Citation: Qualitative Research in Accounting & Management
      PubDate: 2021-01-22
      DOI: 10.1108/QRAM-02-2019-0041
      Issue No: Vol. 18, No. 1 (2021)
  • Public budgetary roles in Iran: perceptions and consequences
    • Authors: Farzaneh Jalali Aliabadi, Graham Gal, Bita Mashyekhi
      Abstract: This study aims to examine the public budgeting process in the higher education and research sectors of Iran. It focuses on the actors’ budgetary roles and uses their perspectives to identify deficiencies in the budgeting process that cause delays in the transition to a performance-based system. This study uses an interpretive research paradigm. It applies the grounded theory methodology to analyze the interviews conducted with those responsible for budgeting at Iranian public universities and research institutes (PURI). The results are interpreted using Wildavsky’s (1964) budgetary roles paradigm. Using Wildavsky’s (1964) paradigm, “spenders” and “guardians” are identified and their perceptions about the public budgeting process are described. The results suggest a decoupling between the actors’ perceptions based on their budgetary roles. Spenders consider budgeting as a negotiation-based process, while guardians’ decisions are largely based on “outputs” and “information.” This study demonstrates that the disagreement over the perceived budget process was due to different budgetary roles. This disagreement leads to delays in the transformation of the budget process in Iranian PURI. While efforts are made to obtain a sample of individuals with different roles and responsibilities, the selection is limited by subjects’ willingness and availability. Therefore, sample size and diversity are potential limitations of this study. When organizations attempt to transition to performance-based budgeting (PBB), it is critical to understand the current budgeting process to identify potential impediments. Understanding these impediments allows for alternate approaches to be considered. This is particularly important for universities that are mostly funded by the government (such as those in Iran). The results of this study show that the contradictory perceptions among budget actors have a significant impact on budgeting transition and require attention to understand budgeting decisions. This study contributes to the budgeting literature in three ways. First, it examines the impact of endogenized shared values among budget participants on the budgeting transition process. Second, by focusing on budgetary roles, it contributes to the literature by examining disagreement on the perceived budgeting process and its implications for transforming the process into PBB. Finally, to the authors’ knowledge, this is the first study to examine the public budgeting process in a developing country – Iran.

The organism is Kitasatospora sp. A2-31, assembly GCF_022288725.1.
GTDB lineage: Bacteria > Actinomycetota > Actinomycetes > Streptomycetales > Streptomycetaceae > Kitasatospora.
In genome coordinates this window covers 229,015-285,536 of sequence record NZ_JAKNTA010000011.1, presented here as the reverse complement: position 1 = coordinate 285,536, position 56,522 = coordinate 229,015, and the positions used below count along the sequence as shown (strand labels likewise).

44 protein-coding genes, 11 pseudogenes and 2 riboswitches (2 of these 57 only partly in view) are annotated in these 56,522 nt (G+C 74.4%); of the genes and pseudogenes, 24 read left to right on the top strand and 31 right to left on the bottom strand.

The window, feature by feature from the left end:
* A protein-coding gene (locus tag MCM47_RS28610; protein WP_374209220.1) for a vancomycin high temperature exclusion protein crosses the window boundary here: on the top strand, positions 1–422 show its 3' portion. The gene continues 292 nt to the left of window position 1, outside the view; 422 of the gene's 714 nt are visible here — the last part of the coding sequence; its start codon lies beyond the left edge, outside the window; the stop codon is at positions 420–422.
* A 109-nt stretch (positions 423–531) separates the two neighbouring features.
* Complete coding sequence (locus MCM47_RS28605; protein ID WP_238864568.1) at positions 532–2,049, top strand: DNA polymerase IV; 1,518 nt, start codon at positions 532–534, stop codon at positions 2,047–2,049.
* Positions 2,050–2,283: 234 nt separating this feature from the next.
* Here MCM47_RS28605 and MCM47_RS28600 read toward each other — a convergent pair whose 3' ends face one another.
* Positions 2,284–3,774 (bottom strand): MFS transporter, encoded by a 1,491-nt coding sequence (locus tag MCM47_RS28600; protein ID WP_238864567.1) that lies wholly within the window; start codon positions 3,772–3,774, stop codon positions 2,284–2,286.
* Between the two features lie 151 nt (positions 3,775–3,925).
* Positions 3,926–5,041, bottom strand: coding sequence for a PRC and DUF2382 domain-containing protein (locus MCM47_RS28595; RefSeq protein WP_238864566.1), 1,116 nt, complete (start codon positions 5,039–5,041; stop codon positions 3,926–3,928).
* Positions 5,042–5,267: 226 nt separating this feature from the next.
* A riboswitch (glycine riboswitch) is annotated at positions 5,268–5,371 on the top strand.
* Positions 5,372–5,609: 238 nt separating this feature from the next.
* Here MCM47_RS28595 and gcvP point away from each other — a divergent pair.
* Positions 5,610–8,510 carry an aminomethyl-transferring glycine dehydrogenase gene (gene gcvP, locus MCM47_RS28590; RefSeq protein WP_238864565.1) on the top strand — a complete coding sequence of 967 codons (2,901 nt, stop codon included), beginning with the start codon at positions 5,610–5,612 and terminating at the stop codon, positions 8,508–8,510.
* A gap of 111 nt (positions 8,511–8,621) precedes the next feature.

Citation: Qualitative Research in Accounting & Management
      PubDate: 2020-12-09
      DOI: 10.1108/QRAM-11-2018-0084
      Issue No: Vol. 18, No. 1 (2020)
  • The accounting meta-metaphor of the Hollow Men by T. S. Eliot
    • Authors: Alistair M. Brown